Accepting hardship as a means of growth is a radical concept in this world. Even more extreme is the believer who praises the Lord for the storm. But God’s followers have cause to rejoice. Tribulation increases our patience so that we can stand firm on His promises and await His good timing.

Christian’s Lifestyle, Our Control

“And be not drunk with wine, wherein is excess; but be filled with the Spirit.” (Ephesians 5:18)

Two factors need to be identified with this verse. First, the immediately preceding context confines the primary application to behavior, just as the immediately following context relates the “filled” behavior to the fellowship of believers. Secondly, the imagery stresses control of the behavior by the Holy Spirit (contrasting filled with drunken behavior).

The filling is not synonymous with the baptism of the Holy Spirit (1 Corinthians 12:12-14), since all are so baptized but not all are filled. Nor is it equal with or subsequent to speaking in tongues, since some specifically identified as being filled with the Holy Spirit (John the Baptist, Elizabeth, Jesus) never spoke in tongues. Some individuals (Paul, Peter, Stephen) were filled on different occasions. Apparently, the filling produces a temporary effect like alcohol does. The effect of the filling of the Holy Spirit enhances or encourages a God-like behavior in contrast to the Satan-like behavior stimulated by alcohol.

Some passages equate power with this filling (Acts 1:8; Romans 15:13; 1 Thessalonians 1:5), and others equate it to wisdom (Colossians 1:9-11; Philippians 1:9; Colossians 3:15-17). The immediate context, however, lists four evidences of the Holy Spirit’s control (Ephesians 5:19-21): songs of praise together; personal singing and private melody to God in our hearts; thanksgiving; and voluntary submission to one another in the Lord. Since the Holy Spirit distributes gifts to the saints (Ephesians 4:7-11) for the purpose of building the body of Christ (Ephesians 4:12-16), it stands to basic reason that the Holy Spirit’s control is designed to enhance and stimulate the ministry of believers to each other and the personal joy and awareness of the goodness of God. HMM III

My word shall not return unto Me void

Matthew 13:1-23

Matthew 13:1, 2

A most delightful instance of out-of-door preaching, of which the more the better, for without it great numbers of our fellowmen will never hear the gospel. The natural objects around him no doubt supplied the Lord with his illustrations, and these were so homely and full of meaning, that they arrested the attention of all.

Matthew 13:3, 4

the way side on the trodden pathway

Matthew 13:5, 6

Some fell upon stony places or spots where the rock was near the surface

Matthew 13:11

Carnal minds foolishly put a literal meaning upon expressions which are evidently figurative, and so discern not the meaning. To understand the gospel is a gift of divine grace.

Matthew 13:12-15

Those who will not see may expect to fall into such a state that they cannot see.

Matthew 13:23

Four bad soils are mentioned, and only one which is good. A lesson to us to examine ourselves carefully, lest we be found barren.

 

Sow in the morn thy seed,

At eve hold not thy hand;

To doubt and fear give thou no heed;

Broadcast it o’er the land!

 

Thou canst not toil in vain:

Cold, heat, and moist, and dry

Shall foster and mature the grain,

For garners in the sky.

 

Then, when the glorious end,

The day of God, shall come,

The angel reapers shall descend,

And heaven sing, “Harvest home!”

 

Demonstrate your faith in God in your everyday life!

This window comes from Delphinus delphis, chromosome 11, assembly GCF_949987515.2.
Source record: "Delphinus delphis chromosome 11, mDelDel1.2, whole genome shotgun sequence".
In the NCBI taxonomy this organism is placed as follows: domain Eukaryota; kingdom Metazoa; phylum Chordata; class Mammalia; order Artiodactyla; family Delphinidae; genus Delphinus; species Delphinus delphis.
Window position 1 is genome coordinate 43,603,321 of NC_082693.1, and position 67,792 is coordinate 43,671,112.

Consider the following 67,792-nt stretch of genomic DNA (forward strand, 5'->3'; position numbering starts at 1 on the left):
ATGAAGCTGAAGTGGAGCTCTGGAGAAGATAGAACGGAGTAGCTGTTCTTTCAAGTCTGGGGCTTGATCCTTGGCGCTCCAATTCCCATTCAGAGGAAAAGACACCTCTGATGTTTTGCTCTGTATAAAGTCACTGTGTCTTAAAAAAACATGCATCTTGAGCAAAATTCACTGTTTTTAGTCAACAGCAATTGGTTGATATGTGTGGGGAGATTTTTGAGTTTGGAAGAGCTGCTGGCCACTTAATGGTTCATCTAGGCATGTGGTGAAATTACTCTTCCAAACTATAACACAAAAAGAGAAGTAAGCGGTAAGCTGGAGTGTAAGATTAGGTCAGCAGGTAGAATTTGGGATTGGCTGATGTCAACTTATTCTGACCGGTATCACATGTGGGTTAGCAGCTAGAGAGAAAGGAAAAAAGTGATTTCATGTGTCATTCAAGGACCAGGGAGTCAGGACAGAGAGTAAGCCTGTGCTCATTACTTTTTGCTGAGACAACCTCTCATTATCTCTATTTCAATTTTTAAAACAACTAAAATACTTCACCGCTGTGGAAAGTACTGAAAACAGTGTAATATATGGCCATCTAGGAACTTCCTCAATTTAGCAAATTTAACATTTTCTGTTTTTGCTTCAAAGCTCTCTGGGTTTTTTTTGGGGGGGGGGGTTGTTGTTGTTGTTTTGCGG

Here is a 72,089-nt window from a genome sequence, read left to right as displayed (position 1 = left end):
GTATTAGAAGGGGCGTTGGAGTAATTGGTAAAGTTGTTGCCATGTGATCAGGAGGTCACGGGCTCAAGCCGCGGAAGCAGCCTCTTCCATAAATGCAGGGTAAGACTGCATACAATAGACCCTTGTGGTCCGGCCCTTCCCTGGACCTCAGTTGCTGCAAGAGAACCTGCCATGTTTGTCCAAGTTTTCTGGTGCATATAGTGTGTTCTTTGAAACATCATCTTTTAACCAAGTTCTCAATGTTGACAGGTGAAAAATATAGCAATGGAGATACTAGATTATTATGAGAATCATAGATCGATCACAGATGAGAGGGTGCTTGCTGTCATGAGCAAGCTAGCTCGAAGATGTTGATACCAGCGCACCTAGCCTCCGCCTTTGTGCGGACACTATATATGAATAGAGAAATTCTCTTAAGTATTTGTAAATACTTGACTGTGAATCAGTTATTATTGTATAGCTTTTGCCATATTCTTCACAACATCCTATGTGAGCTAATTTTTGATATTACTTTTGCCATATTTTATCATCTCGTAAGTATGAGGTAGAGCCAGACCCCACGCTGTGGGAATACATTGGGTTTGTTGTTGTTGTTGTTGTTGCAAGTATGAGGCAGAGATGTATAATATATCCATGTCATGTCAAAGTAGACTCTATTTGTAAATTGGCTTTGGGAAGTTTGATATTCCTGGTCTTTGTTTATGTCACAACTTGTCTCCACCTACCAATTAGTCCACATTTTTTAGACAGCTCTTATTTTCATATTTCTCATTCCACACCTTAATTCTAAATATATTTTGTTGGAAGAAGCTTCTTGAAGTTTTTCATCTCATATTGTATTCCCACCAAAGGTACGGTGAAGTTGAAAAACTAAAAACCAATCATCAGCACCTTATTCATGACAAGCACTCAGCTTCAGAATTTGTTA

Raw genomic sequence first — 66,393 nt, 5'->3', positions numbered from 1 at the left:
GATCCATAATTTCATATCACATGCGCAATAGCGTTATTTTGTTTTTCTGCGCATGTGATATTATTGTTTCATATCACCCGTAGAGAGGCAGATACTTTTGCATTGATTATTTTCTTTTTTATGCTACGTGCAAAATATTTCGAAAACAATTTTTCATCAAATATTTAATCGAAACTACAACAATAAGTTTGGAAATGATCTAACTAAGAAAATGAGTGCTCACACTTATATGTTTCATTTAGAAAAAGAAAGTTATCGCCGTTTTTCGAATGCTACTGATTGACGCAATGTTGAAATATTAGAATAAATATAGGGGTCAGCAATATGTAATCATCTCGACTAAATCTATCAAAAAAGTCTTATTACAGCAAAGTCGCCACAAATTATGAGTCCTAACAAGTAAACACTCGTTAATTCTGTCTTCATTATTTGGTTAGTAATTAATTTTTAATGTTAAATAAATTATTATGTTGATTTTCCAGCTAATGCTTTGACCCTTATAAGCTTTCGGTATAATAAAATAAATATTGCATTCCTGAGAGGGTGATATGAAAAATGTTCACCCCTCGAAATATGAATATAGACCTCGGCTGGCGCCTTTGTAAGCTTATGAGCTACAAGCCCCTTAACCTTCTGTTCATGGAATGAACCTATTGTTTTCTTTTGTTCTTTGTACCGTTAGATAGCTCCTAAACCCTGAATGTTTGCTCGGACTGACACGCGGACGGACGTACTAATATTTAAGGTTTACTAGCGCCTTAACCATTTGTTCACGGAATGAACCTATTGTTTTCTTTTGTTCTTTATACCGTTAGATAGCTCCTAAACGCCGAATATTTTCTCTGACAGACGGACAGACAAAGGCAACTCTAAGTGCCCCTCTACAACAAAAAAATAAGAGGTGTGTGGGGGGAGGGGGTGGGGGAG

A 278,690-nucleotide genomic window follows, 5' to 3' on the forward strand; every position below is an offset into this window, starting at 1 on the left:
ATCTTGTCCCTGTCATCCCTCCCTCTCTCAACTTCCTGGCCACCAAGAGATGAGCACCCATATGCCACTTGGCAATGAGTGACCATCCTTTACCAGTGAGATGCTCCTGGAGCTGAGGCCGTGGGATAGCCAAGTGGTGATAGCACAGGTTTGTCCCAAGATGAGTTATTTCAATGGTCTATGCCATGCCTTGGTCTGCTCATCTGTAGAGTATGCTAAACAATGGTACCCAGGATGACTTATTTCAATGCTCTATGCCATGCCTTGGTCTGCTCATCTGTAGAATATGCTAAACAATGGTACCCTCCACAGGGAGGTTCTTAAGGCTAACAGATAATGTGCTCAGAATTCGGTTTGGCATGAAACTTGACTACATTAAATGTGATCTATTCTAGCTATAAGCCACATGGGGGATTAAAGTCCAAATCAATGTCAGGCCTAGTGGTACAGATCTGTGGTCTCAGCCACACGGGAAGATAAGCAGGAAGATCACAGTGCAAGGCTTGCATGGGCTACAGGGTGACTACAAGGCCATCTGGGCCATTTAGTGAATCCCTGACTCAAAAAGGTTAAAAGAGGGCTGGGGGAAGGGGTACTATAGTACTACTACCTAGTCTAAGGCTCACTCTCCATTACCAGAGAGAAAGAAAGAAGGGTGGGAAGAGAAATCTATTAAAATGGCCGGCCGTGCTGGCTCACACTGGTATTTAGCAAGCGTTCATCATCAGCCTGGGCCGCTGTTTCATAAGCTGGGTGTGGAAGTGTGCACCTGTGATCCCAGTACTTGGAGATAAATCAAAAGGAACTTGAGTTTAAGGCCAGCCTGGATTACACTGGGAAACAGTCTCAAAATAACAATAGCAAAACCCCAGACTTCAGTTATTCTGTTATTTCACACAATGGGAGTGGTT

It is the spirit that quickeneth… the words that I speak unto you, they are spirit, and they are life. (John 6:63)

We know of many who have been deceived into believing that the learning and the memorizing of Christian doctrine is all-sufficient. They actually think that somehow they are better off for having learned the doctrines of religion.

God actually asks of us what He asked of Noah long ago! “Demonstrate your faith in God in your everyday life!”

It is evident that God did not say to Noah, “I am depending on you to hold the proper orthodox doctrines. Everything will be just fine if you stand up for the right doctrines.”

I have read a statement by Martin Lloyd-Jones, the English preacher and writer, in which he said: “It is perilously close to being sinful for any person to learn doctrine for doctrine’s sake.”

I agree with his conclusion that doctrine is always best when it is incarnated—when it is seen fleshed out in the lives of godly men and women. Our God Himself appeared at His very best when He came into our world and lived in our flesh!

 

Forget And Forgive

“Say not thou, I will recompense evil; but wait on the Lord, and he shall save thee.” Prov. 20:22

Be not in haste. Let anger cool down. Say nothing and do nothing to avenge yourself. You will be sure to act unwisely if you take up the cudgels and fight your own battles; and, certainly, you will not show the spirit of the Lord Jesus. It is nobler to forgive, and let the offense pass. To let an injury rankle in your bosom, and to meditate revenge, is to keep old wounds open, and to make new ones. Better forget and forgive.

Peradventure, you say that you must do something or be a great loser; then do what this morning’s promise advises: “Wait on the Lord, and he shall save thee.” This advice will not cost you money, but is worth far more. Be calm and quiet. Wait upon the Lord: tell Him your grievance: spread Rabshakeh’s letter before the Lord, and this of itself will be an ease to your burdened mind. Besides, there is the promise, “He shall save thee.” God will find a way of deliverance for you. How He will do it neither you nor I can guess, but do it He will. If the Lord save you, this will be a deal better than getting into petty quarrels, and covering yourself with filth by wrestling with the unclean. Be no more angry. Leave your suit with the Judge of all.